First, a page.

WASHINGTON (CNN) -- The "most worrisome" part of the U.S.-led war in Afghanistan has become the havens the Taliban and other insurgents have carved out in neighboring Pakistan, U.S. Defense Secretary Robert Gates said.
Afghan and U.S. soldiers walk at the site of a suicide attack outside Jalalabad in Nangarhar province Sunday.
Gates said the United States had a similar perch in Pakistan when U.S. and Pakistani officials supported Afghanistan's mujahedeen rebels against the Soviet Union in the 1980s -- "and let me tell you, it made a big difference."
"I think as long as they have a safe haven to operate there, it's going to be a problem for us in Afghanistan," he told NBC's "Meet the Press" on Sunday.
The Pentagon is in the process of sending an additional 17,000 troops to Afghanistan, the original front in the "war on terrorism" sparked by the September 2001 attacks on New York and Washington. They will be tasked primarily with clamping down on that border, a military official with specific knowledge of the deployment told CNN earlier this month.
Adm. Mike Mullen, the chairman of the Joint Chiefs of Staff, told CNN's "State of the Union" the troops will also be there to safeguard the country's upcoming presidential election. But that mission could be jeopardized by Afghan President Hamid Karzai's recent call to move that vote up from August to April, Mullen said.
"I'm on a pretty tight timeline, right now, to get security forces there in order to provide the kind of security for the elections," he said. "And so moving those dates to the left certainly generates a higher level of risk with respect to security for those elections, which we want to be free and fair as well as secure."
Karzai was named the head of an interim Afghan government after the U.S.-led invasion that dislodged the Taliban, which ruled most of Afghanistan before the attacks and allowed al Qaeda to operate from its territory. He was elected to an interim term in 2002 and to a full term in 2004. That term ends in late May.
Karzai is the country's first popularly elected president and has said he intends to run for a second term. He argues that the Afghan constitution requires an election at least 30 days before the end of his term, but opposition groups are crying foul.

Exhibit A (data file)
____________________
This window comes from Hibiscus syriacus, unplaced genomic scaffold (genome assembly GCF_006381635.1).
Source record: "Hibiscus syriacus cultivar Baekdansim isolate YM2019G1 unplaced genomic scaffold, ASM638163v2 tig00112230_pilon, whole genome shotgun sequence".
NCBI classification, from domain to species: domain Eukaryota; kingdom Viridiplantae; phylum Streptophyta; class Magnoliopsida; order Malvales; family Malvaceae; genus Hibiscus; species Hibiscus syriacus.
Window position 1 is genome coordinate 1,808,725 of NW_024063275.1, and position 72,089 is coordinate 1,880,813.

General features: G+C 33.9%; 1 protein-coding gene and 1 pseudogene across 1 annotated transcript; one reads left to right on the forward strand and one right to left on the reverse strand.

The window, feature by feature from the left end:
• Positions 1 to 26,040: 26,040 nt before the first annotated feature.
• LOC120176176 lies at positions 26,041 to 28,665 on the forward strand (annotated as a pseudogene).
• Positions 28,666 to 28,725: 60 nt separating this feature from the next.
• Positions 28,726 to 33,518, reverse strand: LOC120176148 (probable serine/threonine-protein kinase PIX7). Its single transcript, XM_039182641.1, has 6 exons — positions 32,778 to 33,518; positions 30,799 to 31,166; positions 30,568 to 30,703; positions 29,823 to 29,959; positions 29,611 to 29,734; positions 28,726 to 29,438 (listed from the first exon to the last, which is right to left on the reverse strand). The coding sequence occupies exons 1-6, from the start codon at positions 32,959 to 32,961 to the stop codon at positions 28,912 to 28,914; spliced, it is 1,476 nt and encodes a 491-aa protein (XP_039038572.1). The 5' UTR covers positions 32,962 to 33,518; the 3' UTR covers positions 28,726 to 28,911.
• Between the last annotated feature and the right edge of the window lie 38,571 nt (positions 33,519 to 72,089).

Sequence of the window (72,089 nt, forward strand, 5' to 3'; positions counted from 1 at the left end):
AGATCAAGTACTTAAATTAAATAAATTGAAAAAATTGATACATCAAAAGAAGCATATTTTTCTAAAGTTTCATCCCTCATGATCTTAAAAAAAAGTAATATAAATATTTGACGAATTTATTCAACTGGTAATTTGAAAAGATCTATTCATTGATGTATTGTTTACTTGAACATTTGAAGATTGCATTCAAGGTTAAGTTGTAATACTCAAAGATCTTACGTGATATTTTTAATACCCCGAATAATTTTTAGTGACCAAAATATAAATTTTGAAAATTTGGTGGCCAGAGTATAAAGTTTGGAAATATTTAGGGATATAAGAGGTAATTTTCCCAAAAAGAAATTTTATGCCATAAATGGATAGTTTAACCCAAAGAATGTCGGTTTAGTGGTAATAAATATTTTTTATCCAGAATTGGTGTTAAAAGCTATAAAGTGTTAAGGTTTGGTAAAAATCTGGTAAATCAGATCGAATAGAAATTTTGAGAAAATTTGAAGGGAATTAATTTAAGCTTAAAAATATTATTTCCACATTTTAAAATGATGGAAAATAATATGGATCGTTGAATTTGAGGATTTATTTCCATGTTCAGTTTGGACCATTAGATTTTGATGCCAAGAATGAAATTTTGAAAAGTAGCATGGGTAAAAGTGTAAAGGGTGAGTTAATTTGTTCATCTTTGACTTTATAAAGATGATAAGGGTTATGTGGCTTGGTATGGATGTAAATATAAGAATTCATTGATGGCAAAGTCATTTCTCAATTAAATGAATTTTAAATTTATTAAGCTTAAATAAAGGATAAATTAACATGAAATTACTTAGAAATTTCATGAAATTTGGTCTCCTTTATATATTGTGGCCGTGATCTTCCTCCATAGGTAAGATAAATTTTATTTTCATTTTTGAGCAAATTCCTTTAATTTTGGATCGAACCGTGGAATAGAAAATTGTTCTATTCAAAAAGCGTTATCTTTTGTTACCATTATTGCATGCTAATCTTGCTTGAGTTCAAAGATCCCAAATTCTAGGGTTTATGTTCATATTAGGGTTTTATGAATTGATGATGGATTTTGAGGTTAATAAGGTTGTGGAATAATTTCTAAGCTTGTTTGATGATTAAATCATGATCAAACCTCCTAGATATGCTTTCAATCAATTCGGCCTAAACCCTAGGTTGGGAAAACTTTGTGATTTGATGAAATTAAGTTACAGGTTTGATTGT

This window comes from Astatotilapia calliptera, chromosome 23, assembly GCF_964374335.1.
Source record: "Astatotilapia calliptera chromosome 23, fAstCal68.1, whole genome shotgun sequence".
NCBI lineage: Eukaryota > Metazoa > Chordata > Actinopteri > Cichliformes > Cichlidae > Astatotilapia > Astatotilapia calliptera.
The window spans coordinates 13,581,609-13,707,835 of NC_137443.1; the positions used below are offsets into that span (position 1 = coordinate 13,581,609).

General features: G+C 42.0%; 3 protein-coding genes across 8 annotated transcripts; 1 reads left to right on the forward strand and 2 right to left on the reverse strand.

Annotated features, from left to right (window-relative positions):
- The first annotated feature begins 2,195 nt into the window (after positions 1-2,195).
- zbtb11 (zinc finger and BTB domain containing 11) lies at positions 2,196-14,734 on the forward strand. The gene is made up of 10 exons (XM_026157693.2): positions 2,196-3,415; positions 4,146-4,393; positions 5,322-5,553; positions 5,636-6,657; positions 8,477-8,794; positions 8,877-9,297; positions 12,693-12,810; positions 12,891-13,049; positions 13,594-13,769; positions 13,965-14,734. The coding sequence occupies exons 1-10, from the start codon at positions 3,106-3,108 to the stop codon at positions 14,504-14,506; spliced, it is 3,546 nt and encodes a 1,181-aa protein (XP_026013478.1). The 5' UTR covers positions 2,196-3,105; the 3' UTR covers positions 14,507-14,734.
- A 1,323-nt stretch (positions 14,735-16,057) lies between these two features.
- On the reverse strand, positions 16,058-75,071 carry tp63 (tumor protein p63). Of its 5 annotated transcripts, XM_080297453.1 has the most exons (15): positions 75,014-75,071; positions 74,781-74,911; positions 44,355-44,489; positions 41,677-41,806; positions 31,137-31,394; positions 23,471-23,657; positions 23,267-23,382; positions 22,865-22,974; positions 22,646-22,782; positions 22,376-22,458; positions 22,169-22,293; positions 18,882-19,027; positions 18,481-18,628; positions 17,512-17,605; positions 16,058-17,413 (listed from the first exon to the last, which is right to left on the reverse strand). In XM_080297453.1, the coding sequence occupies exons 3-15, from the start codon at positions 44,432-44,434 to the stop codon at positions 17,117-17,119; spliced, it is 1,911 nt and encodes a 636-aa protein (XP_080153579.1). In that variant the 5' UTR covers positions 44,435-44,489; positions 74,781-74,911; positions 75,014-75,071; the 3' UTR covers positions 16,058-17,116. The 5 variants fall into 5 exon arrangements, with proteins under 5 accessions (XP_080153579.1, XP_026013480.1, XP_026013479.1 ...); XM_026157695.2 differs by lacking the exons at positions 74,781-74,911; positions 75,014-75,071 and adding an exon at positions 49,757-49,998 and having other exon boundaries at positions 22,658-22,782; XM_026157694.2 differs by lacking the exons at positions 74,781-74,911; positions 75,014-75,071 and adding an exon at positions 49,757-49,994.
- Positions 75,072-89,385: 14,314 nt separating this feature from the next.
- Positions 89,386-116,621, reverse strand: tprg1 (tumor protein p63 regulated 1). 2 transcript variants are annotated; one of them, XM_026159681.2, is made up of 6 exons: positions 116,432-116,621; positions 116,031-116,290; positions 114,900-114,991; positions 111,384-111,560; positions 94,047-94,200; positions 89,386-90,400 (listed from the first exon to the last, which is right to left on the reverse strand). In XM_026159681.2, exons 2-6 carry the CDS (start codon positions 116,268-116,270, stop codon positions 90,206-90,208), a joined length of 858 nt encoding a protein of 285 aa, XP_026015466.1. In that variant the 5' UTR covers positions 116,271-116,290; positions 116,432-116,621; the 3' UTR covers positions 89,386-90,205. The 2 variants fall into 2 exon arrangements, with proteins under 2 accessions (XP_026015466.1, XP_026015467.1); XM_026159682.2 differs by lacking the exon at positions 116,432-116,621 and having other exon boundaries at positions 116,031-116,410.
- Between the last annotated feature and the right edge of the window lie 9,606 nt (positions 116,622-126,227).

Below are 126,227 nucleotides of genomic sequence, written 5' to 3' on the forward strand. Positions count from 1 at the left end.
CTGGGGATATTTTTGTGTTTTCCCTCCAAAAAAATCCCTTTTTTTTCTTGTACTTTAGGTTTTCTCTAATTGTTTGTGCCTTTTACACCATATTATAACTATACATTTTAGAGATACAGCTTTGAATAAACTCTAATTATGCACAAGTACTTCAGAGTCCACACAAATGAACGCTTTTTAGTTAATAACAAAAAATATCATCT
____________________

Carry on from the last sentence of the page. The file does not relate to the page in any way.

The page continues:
But Karzai may not have the authority to move up that vote, which an international commission set, Mullen said. He said the Karzai government's inability to improve security and public services have contributed to "the situation that we're in right now" -- where the Taliban and its allies, including al Qaeda, are on the offensive.
Meanwhile, the war is spilling over into Pakistan, where the Taliban have long had a foothold in the tribal areas along the mountainous border. Its supporters have been battling Pakistani troops in the region for more than two years, and the United States is believed to be responsible for periodic airstrikes that target suspected militant leaders.
Neither Gates nor Mullen would discuss those strikes, which Pakistani officials say are mostly conducted by armed surveillance drones. But Gates said Pakistan now believes the border area "is as big a risk to the stability of Pakistan as it is a problem for us in Afghanistan."
European, Pakistani and Afghan officials are taking part in the administration's strategy review, and the process could be done in "a few weeks," Gates said.
U.S. Rep. Neil Abercrombie, a senior Democrat on the House Armed Services Committee, said the administration is "buying political time" by sending additional units to Afghanistan while it completes a new plan.
President Barack Obama was highly critical of the U.S. invasion of Iraq, which he called a "strategic blunder" during the 2008 campaign. Because of that, Abercrombie said, "He's very, very wary of committing the same kind of tragic move in Afghanistan."
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